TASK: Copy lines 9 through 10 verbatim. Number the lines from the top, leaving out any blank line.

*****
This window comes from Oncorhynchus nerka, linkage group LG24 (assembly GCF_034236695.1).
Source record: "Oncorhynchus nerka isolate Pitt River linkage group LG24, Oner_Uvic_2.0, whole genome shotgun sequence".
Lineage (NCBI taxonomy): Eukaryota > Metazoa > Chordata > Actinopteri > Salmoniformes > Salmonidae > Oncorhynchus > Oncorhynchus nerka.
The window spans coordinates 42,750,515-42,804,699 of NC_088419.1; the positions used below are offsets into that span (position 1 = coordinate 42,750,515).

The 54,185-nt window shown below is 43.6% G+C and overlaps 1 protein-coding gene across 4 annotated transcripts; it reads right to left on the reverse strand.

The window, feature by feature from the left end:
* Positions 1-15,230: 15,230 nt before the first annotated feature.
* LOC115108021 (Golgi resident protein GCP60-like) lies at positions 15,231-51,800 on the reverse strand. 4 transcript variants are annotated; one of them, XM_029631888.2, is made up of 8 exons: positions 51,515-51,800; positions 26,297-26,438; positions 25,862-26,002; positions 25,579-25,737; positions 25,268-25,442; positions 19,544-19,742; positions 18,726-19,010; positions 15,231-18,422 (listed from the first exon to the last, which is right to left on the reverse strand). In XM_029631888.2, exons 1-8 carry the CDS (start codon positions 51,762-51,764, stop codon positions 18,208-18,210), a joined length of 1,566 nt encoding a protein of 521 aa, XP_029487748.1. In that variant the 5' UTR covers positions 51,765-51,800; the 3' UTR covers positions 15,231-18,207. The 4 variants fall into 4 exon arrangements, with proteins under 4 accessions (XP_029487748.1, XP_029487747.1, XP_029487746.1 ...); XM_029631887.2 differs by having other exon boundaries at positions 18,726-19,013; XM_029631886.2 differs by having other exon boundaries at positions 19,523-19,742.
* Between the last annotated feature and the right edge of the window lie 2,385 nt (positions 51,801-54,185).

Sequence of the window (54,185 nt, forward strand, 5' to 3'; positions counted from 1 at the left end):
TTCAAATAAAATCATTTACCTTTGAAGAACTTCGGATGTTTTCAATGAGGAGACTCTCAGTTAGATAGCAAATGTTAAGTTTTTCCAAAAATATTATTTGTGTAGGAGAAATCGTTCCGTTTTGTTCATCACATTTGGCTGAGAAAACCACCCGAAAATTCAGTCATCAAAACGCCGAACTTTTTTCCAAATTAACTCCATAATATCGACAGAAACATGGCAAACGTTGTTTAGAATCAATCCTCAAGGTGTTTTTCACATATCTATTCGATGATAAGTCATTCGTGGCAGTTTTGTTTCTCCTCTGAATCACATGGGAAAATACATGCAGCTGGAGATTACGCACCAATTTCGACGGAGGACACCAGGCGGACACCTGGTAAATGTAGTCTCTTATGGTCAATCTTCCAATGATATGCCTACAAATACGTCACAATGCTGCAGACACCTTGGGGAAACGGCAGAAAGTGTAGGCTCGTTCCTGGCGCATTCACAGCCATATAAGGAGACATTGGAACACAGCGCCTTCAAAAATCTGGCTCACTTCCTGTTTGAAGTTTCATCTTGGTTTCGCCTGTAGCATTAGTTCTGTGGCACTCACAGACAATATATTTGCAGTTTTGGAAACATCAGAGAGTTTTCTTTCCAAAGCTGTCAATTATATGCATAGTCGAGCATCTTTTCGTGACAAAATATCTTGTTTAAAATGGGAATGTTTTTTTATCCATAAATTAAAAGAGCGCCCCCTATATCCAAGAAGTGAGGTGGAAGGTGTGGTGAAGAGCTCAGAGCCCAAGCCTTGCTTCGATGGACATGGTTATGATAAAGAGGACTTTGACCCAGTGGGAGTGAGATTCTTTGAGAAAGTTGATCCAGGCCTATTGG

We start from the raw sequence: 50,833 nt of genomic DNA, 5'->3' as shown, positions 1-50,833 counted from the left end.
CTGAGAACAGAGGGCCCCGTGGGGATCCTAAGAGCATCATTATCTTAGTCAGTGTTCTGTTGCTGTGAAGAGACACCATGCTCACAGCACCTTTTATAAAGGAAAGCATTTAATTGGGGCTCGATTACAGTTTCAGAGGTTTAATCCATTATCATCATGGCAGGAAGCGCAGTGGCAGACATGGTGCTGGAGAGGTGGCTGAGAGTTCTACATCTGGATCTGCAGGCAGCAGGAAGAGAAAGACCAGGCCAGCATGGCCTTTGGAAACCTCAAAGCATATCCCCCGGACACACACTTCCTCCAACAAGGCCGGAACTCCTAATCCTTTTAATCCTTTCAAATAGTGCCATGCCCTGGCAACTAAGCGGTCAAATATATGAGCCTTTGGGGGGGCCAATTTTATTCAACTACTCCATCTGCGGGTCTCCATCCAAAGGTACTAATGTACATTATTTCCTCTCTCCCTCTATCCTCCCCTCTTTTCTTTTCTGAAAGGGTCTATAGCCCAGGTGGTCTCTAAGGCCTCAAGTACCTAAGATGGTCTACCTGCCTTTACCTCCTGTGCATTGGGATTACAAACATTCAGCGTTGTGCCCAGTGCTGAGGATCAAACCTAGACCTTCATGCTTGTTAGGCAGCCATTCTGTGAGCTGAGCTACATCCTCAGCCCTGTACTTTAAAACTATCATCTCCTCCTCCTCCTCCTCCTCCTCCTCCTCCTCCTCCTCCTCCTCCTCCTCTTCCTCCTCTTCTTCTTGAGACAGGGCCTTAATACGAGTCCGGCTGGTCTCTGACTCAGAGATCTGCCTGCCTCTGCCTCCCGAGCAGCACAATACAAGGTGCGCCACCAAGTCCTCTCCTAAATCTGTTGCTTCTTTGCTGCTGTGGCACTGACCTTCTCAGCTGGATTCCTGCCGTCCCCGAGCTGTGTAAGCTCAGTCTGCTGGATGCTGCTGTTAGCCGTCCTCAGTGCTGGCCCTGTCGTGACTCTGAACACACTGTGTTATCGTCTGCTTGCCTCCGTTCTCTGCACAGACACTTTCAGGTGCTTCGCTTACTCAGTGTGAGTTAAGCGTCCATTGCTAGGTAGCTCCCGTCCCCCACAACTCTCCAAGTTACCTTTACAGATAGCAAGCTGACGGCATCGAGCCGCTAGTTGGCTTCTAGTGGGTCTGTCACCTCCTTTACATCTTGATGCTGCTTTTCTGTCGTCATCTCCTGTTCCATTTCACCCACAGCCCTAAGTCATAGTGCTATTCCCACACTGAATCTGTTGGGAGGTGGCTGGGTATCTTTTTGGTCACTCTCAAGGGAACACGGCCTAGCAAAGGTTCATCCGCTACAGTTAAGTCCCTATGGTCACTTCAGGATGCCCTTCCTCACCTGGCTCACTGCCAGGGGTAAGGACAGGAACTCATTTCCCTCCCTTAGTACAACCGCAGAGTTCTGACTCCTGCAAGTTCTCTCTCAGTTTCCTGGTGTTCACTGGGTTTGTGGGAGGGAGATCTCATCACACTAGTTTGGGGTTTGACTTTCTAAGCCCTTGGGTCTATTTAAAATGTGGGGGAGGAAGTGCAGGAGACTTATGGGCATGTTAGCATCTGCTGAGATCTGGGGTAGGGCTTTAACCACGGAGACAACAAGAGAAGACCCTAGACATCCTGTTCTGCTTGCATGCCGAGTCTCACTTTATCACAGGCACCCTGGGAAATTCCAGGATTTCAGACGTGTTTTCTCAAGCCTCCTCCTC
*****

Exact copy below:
* Between the last annotated feature and the right edge of the window lie 2,385 nt (positions 51,801-54,185).

Sequence of the window (54,185 nt, forward strand, 5' to 3'; positions counted from 1 at the left end):